As a child I feared my father. Not that he beat me, other than a smack around the backside from time to time, but because of his quick temper and aggressiveness when he got angry.
I remember my early childhood as being a mix of happiness when I was following what Dad thought I ought to; and of being absolutely terrified when he shouted and demanded that I did better at school or when I didn’t understand something as quickly as he did.
You see, my Dad was a very clever man in his younger days, and at a time in my home town when very few kids from the working class got much beyond a basic education. He won a scholarship to the most prestigious Grammar School in the city.
I guess because of that, when I or my mother couldn’t quite grasp things they way Dad did, it wasn’t long before the, “Don’t be stupid Graham”, or Don’ be stupid Betty” comments started flying around.
Being the oldest of two brothers – of course I was expected to show an example to my younger brother and when I didn’t, or couldn’t meet Dad’s expectations of brilliance, the shouting and arguing would start with my wonderful Mum trying to intervene.
When I was a teenager and was preparing for the exam that would determine what type of secondary schooling I would do – the pressure from Dad got worse. Every Sunday afternoon, out would come the examples of previous exams and Dad would make me do them until I got them right. By this time whenever Dad got angry because I didn’t understand some point – I knew that no matter what I said – it wouldn’t be right. So I just sat there with my head down and said nothing. Naturally, this used to infuriate Dad even more so the cycle went on and on.
As an adult now, my Dad no longer terrifies me, but he does have a similar effect on my oldest daughter Rachel, who finds it very difficult to talk to him when he gets angry and my wife Sue also finds it very difficult to talk to Dad from time to time because he is always right.
Now my Dad is lying in the palliative care ward of my local hospital in the terminal stages of cancer of the lungs, liver, bladder and he had a kidney removed for cancer last year and I don’t know how I really feel.
There have been times in my life when I have hated him for the way that he bullied Mum verbally and even when she was dying of throat cancer herself, how he tried to force her to eat when it physically made her sick. How at times in the last couple of years when he has been ill that I have thought that it would be good if he had died in surgery.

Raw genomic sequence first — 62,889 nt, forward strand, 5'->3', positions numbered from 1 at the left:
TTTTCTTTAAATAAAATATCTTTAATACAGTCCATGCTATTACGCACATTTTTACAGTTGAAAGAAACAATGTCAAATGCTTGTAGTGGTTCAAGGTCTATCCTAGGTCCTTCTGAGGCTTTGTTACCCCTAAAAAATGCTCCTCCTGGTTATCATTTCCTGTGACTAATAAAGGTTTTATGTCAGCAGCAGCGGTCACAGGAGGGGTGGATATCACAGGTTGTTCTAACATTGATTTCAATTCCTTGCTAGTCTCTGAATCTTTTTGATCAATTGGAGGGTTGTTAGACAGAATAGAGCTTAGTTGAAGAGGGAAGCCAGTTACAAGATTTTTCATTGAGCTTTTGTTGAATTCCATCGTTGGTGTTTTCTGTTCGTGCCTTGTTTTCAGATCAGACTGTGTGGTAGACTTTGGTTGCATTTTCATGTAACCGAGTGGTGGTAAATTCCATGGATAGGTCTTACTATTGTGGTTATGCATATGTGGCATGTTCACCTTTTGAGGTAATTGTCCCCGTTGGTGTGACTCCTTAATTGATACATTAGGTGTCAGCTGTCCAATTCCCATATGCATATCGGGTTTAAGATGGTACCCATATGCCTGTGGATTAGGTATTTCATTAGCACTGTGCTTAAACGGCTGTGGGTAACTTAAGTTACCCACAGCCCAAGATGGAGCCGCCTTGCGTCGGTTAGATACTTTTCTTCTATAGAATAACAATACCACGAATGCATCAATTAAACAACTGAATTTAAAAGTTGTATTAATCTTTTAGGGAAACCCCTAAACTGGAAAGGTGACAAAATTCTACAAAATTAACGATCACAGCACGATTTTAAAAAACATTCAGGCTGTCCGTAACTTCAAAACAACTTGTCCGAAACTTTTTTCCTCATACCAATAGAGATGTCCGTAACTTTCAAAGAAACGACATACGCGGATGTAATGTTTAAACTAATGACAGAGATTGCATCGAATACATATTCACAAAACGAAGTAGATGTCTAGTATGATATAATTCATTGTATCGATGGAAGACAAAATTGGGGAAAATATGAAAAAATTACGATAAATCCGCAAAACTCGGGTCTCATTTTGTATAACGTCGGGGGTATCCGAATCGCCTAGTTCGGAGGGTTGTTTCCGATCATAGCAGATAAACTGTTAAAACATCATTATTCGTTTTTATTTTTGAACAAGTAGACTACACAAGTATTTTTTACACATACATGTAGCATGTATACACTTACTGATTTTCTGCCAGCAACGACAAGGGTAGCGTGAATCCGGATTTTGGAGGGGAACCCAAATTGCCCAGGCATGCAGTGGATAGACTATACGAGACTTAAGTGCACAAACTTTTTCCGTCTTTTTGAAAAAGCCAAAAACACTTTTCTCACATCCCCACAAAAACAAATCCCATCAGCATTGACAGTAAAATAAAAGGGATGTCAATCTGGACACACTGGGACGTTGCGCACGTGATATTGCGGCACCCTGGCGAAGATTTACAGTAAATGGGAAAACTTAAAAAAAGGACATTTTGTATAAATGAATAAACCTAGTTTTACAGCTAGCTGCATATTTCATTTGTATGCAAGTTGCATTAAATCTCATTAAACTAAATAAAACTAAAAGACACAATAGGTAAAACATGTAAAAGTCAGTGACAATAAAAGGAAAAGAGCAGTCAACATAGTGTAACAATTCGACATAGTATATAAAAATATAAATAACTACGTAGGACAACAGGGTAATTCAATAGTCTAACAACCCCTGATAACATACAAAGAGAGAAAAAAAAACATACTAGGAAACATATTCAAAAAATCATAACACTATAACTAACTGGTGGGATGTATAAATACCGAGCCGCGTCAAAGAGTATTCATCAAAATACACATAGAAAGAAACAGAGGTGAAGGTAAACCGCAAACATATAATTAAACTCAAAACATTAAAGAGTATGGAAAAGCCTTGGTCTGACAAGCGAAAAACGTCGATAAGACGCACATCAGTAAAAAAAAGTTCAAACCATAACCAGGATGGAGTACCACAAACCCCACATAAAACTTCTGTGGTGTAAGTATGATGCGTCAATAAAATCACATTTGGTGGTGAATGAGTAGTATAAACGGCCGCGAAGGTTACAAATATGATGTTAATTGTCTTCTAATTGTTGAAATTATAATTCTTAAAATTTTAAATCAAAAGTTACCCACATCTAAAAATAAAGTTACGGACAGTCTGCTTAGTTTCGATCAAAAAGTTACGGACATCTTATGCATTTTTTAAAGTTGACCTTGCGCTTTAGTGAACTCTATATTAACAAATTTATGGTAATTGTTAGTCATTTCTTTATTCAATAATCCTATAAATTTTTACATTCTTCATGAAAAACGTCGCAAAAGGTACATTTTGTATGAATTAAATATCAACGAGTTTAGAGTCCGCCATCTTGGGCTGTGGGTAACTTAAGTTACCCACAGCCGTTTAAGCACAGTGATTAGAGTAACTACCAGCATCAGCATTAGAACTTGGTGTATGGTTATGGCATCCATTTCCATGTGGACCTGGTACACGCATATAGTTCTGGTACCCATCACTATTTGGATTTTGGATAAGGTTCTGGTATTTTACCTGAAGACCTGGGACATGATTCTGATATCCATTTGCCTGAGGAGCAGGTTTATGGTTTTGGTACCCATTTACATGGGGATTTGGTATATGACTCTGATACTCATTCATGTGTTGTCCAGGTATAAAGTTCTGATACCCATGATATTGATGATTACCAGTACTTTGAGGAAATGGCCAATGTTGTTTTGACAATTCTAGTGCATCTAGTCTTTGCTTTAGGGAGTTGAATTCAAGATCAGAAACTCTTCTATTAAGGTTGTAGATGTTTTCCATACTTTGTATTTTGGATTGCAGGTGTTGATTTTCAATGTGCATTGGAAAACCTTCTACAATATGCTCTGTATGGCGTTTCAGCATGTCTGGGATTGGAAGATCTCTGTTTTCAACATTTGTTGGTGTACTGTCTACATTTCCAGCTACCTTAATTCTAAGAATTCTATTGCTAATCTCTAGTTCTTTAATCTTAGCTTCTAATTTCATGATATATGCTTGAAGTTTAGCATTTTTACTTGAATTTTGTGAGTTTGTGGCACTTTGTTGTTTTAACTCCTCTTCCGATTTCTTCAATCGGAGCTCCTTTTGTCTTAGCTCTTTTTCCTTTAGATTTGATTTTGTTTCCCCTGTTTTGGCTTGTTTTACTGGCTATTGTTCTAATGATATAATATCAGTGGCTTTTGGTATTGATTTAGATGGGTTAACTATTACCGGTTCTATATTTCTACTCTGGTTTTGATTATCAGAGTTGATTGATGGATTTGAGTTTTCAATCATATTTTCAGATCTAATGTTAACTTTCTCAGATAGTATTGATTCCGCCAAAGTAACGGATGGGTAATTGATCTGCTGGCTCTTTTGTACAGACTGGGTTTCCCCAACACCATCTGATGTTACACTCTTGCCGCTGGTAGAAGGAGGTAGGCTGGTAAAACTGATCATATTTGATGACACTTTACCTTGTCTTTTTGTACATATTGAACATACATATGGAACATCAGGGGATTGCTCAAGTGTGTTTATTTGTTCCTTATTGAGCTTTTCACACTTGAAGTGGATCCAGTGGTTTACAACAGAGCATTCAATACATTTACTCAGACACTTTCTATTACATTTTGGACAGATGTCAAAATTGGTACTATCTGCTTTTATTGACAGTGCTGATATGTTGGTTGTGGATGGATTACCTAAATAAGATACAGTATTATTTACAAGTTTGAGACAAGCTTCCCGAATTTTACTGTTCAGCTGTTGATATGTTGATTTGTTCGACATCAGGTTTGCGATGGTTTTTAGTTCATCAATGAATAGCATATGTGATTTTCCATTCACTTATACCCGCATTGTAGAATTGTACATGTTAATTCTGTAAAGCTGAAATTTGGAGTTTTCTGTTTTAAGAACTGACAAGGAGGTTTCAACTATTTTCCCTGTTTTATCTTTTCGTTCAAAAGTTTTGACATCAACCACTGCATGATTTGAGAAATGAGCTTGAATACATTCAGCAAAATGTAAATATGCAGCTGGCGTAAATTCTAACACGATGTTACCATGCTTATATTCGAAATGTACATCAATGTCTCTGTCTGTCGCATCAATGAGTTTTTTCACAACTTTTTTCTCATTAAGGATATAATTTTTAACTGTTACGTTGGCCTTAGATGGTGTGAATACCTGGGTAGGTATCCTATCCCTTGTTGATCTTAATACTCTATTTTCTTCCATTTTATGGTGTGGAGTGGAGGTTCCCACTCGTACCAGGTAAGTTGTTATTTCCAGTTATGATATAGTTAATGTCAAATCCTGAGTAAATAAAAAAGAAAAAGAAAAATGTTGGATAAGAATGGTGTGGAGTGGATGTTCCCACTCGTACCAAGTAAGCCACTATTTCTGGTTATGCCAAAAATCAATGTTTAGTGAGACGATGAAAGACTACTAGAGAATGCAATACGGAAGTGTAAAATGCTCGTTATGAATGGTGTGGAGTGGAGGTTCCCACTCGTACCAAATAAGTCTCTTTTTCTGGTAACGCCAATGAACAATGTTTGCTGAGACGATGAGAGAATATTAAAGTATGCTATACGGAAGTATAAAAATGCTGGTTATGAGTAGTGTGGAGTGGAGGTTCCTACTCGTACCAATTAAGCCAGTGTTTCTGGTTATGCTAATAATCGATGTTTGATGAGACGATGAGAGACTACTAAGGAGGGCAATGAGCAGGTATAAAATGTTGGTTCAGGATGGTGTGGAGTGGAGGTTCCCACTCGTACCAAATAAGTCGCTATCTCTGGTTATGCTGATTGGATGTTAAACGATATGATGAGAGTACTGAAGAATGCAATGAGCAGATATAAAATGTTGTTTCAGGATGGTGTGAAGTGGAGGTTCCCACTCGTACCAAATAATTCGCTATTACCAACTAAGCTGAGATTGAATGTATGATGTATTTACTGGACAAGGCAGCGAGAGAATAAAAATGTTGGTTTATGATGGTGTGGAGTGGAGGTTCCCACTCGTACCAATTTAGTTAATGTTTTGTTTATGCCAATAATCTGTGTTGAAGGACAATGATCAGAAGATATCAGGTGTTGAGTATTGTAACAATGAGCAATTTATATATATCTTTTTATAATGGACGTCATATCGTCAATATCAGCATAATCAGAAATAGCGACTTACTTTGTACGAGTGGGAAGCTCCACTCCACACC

And yet, watching him now as he nears the end of his life, and listening to him trying to talk in between the drug induced sleepiness. I have come to realise a little about what motivated him.
Dad was a true Yorkshireman in that the family was what counted first and foremost. As I listened to his apologies to me for making me do all that extra school work and getting mad at me – I started to understand that he was just scared of me not having more than he had. He wanted me to have a better education so that my choices would be better than his generations were. I have come to realise that he did love me but his upbringing made it difficult to show his emotions during those years.
As he got older Dad did mellow a little compared to his younger days, especially after Mum died and he realised what a wonderful gem she had been.
So the tug of emotions continues. I see him there, as helpless as a child; with almost everything having to be done for him and feel love for him. Then I remember how I felt about him in the past and feel angry at his actions, and then guilty for feeling that way about some one soon to die.
In the end I feel numb – alternating between breaking down and sobbing uncontrollably and then feeling almost as if it was all just one of my vivid dreams. All normal reactions? Probably, I am just thankful for ‘Doctor Medication’ who evens out a lot of what I am feeling.
Is this article one about bipolar? Probably not in the strictest sense. Just a story about some one who has it, trying to make sense of something that we all will have to face at some point in our lives.
Writing this has helped me come to terms a little with my Dad, perhaps it may help in similar situations for someone else. I realised that If I did not try to come to some understanding and reconcilation with Dad – I would be the greatest loser and miss a chance to help heal myself.
Thank you for reading this on my behalf – please don’t miss a chance yourself if it comes your way.
8 June 2003
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